In the woods, there’s a stillness to all that moves.
Creeks gurgle and ripple and cascade, but it’s their placidness we seek.
Leaves flutter, but it’s the spaces between them we admire as the sun’s golden light makes its cameo at the whims of the wind.
Deer prance and jump and jaunt, but we gape at their pauses when nature stares us directly in the face, antlers emerging from the brush.
Placidity. Space. A momentary pause. These are the things we crave that our plugged-in lives cannot always afford us. So we flock to faraway forests to get them, but with the existence of many land trusts in our state, these natural havens are sometimes a lot closer than we think.
Say, for instance, you’re driving northbound along NC Highway 86 in Chapel Hill away from the bustle of the town’s center. Once you reach Allen & Son Barbeque and Lockhart Trading Post, take a right onto Mount Sinai Road and follow it for about a mile where you’ll find Johnston Mill Nature Preserve.
It’s owned and managed by the Triangle Land Conservancy, or TLC, a nonprofit organization that has a four-fold mission. Like other land trusts, it works to protect natural spaces, support family farms, connect people with the outdoors, and ensure clean water.
Home to several rare animal and plant species, the four-toed salamander, Thorey’s grayback dragonfly, and the green violet can be found here. Water that winds its way through the preserve’s portion of New Hope Creek feeds into the nearby Jordan Lake, an important source of drinking water to residents in the area.
But some, even those who live in Chapel Hill, aren’t aware that Johnston Mill exists.
Perhaps because it holds so much serenity, some of those who frequent it prefer to keep it to themselves.
Joan Curry, a charter member of TLC’s volunteer Conservation Corps, doesn’t mind sharing this place she loves so long as others treat it with as much care as she does.
“Do you know Mary Oliver’s poem, ‘How I Go to the Woods’?” she asks.
Ordinarily, I go to the woods alone, with not a single
friend, for they are all smilers and talkers and therefore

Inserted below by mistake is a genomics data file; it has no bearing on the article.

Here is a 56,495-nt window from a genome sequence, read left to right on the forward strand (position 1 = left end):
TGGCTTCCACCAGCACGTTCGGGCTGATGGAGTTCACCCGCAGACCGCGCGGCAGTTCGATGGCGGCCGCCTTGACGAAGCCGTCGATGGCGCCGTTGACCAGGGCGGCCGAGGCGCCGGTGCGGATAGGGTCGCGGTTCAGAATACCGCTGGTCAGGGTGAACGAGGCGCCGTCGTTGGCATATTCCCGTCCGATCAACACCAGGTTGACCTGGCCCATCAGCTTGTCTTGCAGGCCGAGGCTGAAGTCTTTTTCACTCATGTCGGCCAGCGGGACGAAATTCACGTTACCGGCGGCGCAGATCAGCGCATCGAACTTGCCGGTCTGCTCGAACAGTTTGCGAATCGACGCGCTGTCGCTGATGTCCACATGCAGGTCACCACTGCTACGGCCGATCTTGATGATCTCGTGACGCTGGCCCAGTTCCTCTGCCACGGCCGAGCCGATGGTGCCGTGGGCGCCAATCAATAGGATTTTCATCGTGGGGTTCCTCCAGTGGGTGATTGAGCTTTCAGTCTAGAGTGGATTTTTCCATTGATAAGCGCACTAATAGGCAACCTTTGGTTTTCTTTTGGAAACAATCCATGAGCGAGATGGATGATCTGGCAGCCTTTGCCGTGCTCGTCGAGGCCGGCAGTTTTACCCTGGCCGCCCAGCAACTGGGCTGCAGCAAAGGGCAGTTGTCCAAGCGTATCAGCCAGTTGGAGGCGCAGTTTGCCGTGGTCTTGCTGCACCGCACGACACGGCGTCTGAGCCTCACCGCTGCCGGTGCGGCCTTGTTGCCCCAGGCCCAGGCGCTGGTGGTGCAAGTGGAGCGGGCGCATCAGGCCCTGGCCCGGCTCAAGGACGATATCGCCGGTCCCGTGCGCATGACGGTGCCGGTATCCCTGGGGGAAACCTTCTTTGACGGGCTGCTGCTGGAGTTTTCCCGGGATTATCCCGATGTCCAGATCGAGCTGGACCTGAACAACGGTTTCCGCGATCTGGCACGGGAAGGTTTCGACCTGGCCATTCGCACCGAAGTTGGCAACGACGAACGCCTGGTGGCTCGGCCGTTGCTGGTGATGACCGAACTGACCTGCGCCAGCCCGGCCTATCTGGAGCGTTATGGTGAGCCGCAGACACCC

I don’t really want to be witnessed talking to the catbirds
or hugging the old black oak tree. I have my way of
praying, as you no doubt have yours.
Besides, when I am alone I can become invisible. I can
sit on the top of a dune as motionless as an uprise of
weeds, until the foxes run by unconcerned. I can hear
the almost unhearable sound of the roses singing.
If you have ever gone to the woods with me, I must love you
To love this land is to be painfully aware of what would happen if it were to disappear.
“Shopping centers,” Curry says bluntly. “Malls.”
The woods do not demand complete sentences. Here, a conversation’s beauty is measured by its succinctness.
The Triangle is one of the fastest growing areas in the nation. Developments gobble up land with relative ease, and once these ecologically unique spaces are gone, they’re gone forever.
As compared to government-owned park systems that are funded by state and national budgets, land trusts conserve land in two different ways, says Diana Hackenburg, communications manager for TLC.
TLC can independently purchase land and create a fund to steward it. But private landowners can also enter into legal agreements that permit land trusts to limit the use and development of their land as a means of protecting the natural area.
By taking part in these conservation easements, landowners still lay claim to their land and are also eligible to receive tax benefits.
“A lot of times it’s someone who has a really special connection with the land, so it might be a farmer who wants his children to be able to farm that land,” Hackenburg says.
But land trusts aren’t just unique to the Triangle. North Carolina has 24 active land trusts, which reflects well on the commitment our state’s residents have made to protect our land, from the mountains to the sea, says Joe Miller, creator of the website, getgoingnc.com.
In fact, along the Blue Ridge Parkway, there are four trusts that conserve areas viewable from the highway.
Would the parkway succumb to billboards and development if the land trusts were not there?
“Oh, you know it with all the traffic that goes through there,” Miller says.
But land trusts don’t have to protect large plots of land as big as those around the Blue Ridge Parkway to instill a deep love of the land among those who visit these areas, Miller says.
“You don’t need 5,600 acres like you do at Umstead State Park,” he says. “You could go to Swift Creek Bluffs, which has 23 acres, and get a sense of what it’s like to get lost in nature.”
As the number of land trusts has grown since the 1980s, more people have learned about their significance as more of these parcels of land have been opened up to the public for enjoyment.
“It’s important to save these places, but it’s also important to let people know about them, so they’ll want to save more places,” Miller says.
Those interested in land trusts are encouraged to join as members or become a part of the Conservation Corps that is involved with various initiatives, such as building bridges and trails. There are plenty of ways to give back to land that has given us so much in turn.
“I just feel like as the most powerful species, we owe it to other species to keep them around: plants and animals,” Curry says. “It just feels right to me.”
Founded here in North Carolina over 40 years ago Great Outdoor Provision Co. is a locally owned, independent retailer offering clothing and equipment for outdoor enthusiasts. The company often partners with local organizations to support youth, trails and local conservation initiatives. Learn more at www.greatoutdoorprovision.com.